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Authors: Emily Hahn

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BOOK: Francie Comes Home
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“I'm ready whenever you are, Mrs. Ryan. Tell me, though—I can understand your point about making this shop a gathering place for friends, and all that, but—well, don't you get depressed sometimes, catering to people who like such awful stuff?” Francie's face was almost agonized in its earnestness, and Mrs. Ryan laughed.

“Deary me!” she said. “If I stopped to worry because we don't all like the same things, I wouldn't get very far in my work. Now then, here's where I keep the bigger things. There won't be much demand for these nesting trays, I think you'll find—”

It was the end of the day, after supper. Francie had relaxed in bedroom slippers and accepted an enjoyable amount of petting from her father and her aunt; now she was busy writing to Penny. She had several moods to choose from. She was proud of herself for having a job, and it was pleasant to think she was actually going to get a salary at the end of the week, but there were drawbacks to the affair, and she listed them in her letter.

The junk, my dear! The useless objects that are made, at who knows what expense
—
and, worse still, bought! Once or twice today I nearly spoiled one of Mrs. Ryan's sales by saying to the customer, “Oh, you can't be going to buy that, honestly!” Lucily I didn't, because I really do like the old girl, and it isn't all horrors by any means. Besides, outside of the Box her taste is surprisingly good. I could hardly believe my eyes, when after hours of looking at ugly brass and second-rate china and the most incredible gadgetry, she locked the shop door and took me around the corner a few blocks and into her little apartment for a cup of tea and a talk. The apartment is nice
—
bare to the point of austerity, and plain pretty colors. I couldn't help asking her why the difference, and she laughed and said she didn't try to impose her own notions on the public. I guess it's a reaction to all the frills and cutie-pie stuff she makes her living out of
.

Francie's pen which had been racing over the paper, slowed up and stopped while she thought. Then she dived back at the letter.

How starved these people are! Imagine getting your kicks out of ugly little statuettes and paper flowers. I'll have to take a few days off once in a while and go to Chicago and visit the Art Institute to get the taste out of my mouth
.

She folded the letter and addressed the envelope with a pleasant sensation of being superior to Jefferson. Yes, all Jefferson, and that went for Aunt Norah too. The china cabinet in their own living room, she suddenly realized, was full of objects of the most questionable beauty. Hadn't Aunt Norah expressed rash admiration for Mrs. Ryan's shop and all it typified?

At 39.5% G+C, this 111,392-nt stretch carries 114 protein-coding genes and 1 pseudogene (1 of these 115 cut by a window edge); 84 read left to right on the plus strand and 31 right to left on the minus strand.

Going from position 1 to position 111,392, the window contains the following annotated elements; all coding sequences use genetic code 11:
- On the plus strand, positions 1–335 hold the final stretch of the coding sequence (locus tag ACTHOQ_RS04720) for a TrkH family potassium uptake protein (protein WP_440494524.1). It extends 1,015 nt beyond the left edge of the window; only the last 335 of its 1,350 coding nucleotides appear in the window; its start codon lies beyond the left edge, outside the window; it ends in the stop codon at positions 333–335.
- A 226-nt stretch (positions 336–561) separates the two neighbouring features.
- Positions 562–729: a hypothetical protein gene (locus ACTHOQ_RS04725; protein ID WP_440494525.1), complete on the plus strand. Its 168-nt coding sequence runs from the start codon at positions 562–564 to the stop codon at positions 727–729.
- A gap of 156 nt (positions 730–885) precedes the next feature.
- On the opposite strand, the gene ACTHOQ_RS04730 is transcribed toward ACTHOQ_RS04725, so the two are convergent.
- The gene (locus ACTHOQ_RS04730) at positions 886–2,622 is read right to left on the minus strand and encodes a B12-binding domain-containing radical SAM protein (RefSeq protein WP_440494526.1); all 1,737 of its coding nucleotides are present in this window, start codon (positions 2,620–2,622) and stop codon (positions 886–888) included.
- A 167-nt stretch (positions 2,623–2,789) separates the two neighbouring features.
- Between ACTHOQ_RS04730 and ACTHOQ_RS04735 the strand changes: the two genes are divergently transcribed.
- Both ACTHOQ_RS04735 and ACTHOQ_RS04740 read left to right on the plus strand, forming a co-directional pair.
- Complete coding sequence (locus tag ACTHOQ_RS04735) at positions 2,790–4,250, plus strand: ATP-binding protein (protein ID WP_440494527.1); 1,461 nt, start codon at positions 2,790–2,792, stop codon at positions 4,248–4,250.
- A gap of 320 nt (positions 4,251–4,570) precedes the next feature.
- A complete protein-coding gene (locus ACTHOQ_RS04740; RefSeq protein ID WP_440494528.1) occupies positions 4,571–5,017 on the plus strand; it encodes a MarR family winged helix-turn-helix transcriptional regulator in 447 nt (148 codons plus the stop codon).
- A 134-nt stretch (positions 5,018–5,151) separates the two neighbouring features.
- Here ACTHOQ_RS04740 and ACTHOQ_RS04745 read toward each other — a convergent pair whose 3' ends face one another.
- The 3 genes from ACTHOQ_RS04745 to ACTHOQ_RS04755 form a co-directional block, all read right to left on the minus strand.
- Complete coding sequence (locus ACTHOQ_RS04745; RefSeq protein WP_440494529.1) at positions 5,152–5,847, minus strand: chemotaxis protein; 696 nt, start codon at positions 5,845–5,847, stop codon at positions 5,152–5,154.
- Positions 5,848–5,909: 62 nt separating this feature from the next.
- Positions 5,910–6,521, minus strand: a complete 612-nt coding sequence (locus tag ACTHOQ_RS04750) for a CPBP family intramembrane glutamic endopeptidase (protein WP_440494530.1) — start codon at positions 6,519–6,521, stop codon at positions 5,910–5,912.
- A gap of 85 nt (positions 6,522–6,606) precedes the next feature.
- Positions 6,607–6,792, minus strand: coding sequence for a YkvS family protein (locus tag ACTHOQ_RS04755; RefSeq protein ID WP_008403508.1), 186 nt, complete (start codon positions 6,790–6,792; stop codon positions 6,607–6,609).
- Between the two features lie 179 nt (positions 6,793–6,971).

“They don't know any better,” Francie decided. After all, how could anything better be expected of them? They hadn't had her advantages. Oh, it was lonely work, dwelling among these Philistines: there wasn't a soul in the place, she reflected, that she could conscientiously consider a civilized human being.

Her sorrowful mood was interrupted by the sound of the telephone ringing. Cousin Biddy, no doubt. Still, it had to be answered and she ran down to the front hall.

“This is Marty. Marty Jenner, that you saw at Ruth's. Do you remember me?” asked the voice at the other end rather breathlessly.

“Marty? Oh yes,” said Francie. “How are you?” It was that funny kid who had been so struck by her worldly experience.

“Fine, thanks. Listen, Francie.” The voice said her name with a sort of bravado, and Francie knew exactly what Marty was thinking that she just couldn't call her Miss Nelson after having known her as a child, but she'd like to. “I don't suppose you happen to be free tonight or anything? I suppose you're always terribly busy and all that.”

“Well …”

Francie's cautious hesitation doubtless called up visions of gay, abandoned evenings at the opera, because Marty sounded dejected when she continued, “I'm sure you've got much more interesting things to do, but my gang is going to see the new French picture at the Odeon, and just in case you hadn't seen it—I mean, I know your Aunt Norah doesn't go to the movies very much, and the kids are crazy to meet you. Honestly, they'd be so glad if you'd come.”

“Why—well, as a matter of fact, I don't see why I can't,” said Francie. There was a rapturous exclamation from Marty; arrangements were made, and Francie went back to her room. She was conscious of a slightly shamed sensation. Marty was years younger than she was, and no doubt the gang, too, was juvenile. Would people laugh at her for going out with kids of merely seventeen or so? Never mind, she told herself: it's something to do, and after all, why not let people laugh if they want to?